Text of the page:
So, how do I select the food that goes into my shopping basket each week? Will I listen to the voices of the Prophets and buy less but spend more in order to contribute something to the unseen lives of those around the world that don’t get a lot of choices in life?

What do you think the Prophets would have to say to us when a factory collapses in a third world country killing hundreds of people who were making cheap clothes for our high street?

The Prophets spoke harsh and uncomfortable words to God’s people when they forgot that they were the ones who were to look out for the vulnerable and if we don’t feel uncomfortable when we read the Scriptures then I think we’ve missed something…

Thanks to incredible people who run amazing charities and organisations such as the TearfundFairtrade Foundation, The One Foundation, Compassion and SO many others it has never been easier for each of us to join together and make choices that answer the call to truly love God.

After all, every little helps, it’s just not always my lifestyle that should benefit.

We’d love to hear any thoughts you have, so feel free to get in touch,

Thanks,

J

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2 Responses to Justice Theology: The Prophets

  1. Becky Clarke says:

    Having listened and been challenged about fair trade and trade injustice for a number of years – and trying to shop responsibly and in an informed way – I have decided to use these principles to underpin how I set up and run a new cafe in my local village in Coventry. It’s called The Good Honest Food Company. My aim is to use as many locally-produced or locally-supplied and fair trade products as my ingredients – and as organic and free range as possible. I do not want to make that the focus of what I do – but just what I do because that’s how it should be. It’s quite challenging but I believe that God wants us to be good stewards of the abundance that he gives us. The ingredients will be used to make good, nutritious – but gorgeous food that makes people feel good when they eat it.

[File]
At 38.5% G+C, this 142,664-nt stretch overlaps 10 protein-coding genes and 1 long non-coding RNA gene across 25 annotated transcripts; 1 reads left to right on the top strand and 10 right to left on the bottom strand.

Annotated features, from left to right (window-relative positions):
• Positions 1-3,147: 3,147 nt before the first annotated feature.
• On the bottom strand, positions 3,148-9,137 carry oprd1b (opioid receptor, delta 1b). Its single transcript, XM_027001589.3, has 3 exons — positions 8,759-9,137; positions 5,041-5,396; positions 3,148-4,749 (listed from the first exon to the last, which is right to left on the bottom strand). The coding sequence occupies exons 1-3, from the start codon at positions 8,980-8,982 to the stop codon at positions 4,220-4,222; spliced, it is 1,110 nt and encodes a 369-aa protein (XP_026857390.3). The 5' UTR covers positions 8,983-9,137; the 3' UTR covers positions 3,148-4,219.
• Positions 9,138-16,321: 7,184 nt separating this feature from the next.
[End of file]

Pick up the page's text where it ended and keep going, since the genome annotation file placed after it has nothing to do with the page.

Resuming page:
My aim for the cafe is to use my God-given gift of hospitality to make people feel valued through the vehicle of food. That sounds a bit pompous but I hope you get my meaning!
    I have been at the Soul Survivor at Stafford for the last few years – as the cook for our group! – and have been challenged by the Soul Action stuff I have heard. Our three teenage children have benefitted enormously from their Soul Survivor experiences – and, in fact, one of our daughters will be working at the Soul Action Cafe at Stafford this year.
    I try to be informed and then use that information. Now that I know that there are fair trade baked beans I will have to look them out and use them at the cafe!

    Keep up the good work!

    Regards

    Becky Clarke

    • soulaction says:

      Hey Becky,

      That sounds fantastic – there are loads of things that we can do that will help us to look after creation and still to make people feel valued and loved. Sounds like a trip to Coventry is in order!

      I hope that the coffee shop goes well!

      Hopefully we will see you at Stafford again this year,

      God bless,

      Simon